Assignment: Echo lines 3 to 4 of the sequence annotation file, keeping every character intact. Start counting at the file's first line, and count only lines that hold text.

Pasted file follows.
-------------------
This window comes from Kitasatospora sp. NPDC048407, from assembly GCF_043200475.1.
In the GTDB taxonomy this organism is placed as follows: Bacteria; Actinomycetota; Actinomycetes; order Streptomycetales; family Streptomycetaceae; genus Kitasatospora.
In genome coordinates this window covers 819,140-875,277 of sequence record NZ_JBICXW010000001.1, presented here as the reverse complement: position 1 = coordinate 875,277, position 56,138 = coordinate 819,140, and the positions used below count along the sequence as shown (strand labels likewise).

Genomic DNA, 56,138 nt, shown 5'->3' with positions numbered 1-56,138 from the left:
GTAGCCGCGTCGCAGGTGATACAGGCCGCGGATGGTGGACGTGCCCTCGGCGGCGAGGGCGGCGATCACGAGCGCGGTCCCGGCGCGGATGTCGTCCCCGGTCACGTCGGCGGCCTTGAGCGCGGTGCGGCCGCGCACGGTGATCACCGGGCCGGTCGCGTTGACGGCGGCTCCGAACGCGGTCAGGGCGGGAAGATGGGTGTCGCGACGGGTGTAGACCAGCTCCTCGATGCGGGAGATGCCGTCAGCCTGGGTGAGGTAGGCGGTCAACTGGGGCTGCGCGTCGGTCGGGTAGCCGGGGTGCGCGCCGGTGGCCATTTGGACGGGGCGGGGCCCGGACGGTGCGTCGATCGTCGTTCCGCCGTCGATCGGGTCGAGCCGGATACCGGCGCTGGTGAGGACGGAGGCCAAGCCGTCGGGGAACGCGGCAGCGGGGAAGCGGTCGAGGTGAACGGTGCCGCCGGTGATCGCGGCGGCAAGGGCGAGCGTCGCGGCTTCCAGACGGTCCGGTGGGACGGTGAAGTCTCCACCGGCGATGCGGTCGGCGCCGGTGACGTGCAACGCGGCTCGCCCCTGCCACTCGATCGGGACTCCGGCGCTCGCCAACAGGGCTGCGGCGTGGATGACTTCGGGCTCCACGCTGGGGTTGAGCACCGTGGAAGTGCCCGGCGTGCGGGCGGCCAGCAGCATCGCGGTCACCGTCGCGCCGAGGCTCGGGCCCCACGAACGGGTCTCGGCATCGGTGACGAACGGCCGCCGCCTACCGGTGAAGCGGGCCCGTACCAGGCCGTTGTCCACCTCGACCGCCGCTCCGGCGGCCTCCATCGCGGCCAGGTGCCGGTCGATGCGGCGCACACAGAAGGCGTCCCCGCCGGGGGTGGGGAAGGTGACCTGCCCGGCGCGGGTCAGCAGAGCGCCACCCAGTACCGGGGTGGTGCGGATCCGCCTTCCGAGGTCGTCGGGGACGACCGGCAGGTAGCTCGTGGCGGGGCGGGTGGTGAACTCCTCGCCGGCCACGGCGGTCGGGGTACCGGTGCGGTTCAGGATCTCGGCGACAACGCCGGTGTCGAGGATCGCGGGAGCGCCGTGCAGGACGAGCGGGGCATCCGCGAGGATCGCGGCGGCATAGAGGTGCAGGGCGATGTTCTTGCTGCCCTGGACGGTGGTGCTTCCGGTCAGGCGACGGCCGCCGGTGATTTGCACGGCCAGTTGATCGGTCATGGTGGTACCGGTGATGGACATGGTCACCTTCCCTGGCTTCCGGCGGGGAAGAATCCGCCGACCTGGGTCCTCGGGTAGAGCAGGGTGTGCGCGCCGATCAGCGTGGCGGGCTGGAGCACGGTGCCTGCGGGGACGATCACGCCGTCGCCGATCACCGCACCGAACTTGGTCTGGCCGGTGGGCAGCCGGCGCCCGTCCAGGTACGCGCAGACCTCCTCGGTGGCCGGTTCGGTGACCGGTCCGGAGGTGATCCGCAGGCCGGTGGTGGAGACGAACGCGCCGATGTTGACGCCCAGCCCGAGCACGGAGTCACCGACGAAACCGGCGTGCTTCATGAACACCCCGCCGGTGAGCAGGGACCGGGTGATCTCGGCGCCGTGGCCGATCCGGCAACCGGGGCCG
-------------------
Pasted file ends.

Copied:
In genome coordinates this window covers 819,140-875,277 of sequence record NZ_JBICXW010000001.1, presented here as the reverse complement: position 1 = coordinate 875,277, position 56,138 = coordinate 819,140, and the positions used below count along the sequence as shown (strand labels likewise).

Genomic DNA, 56,138 nt, shown 5'->3' with positions numbered 1-56,138 from the left: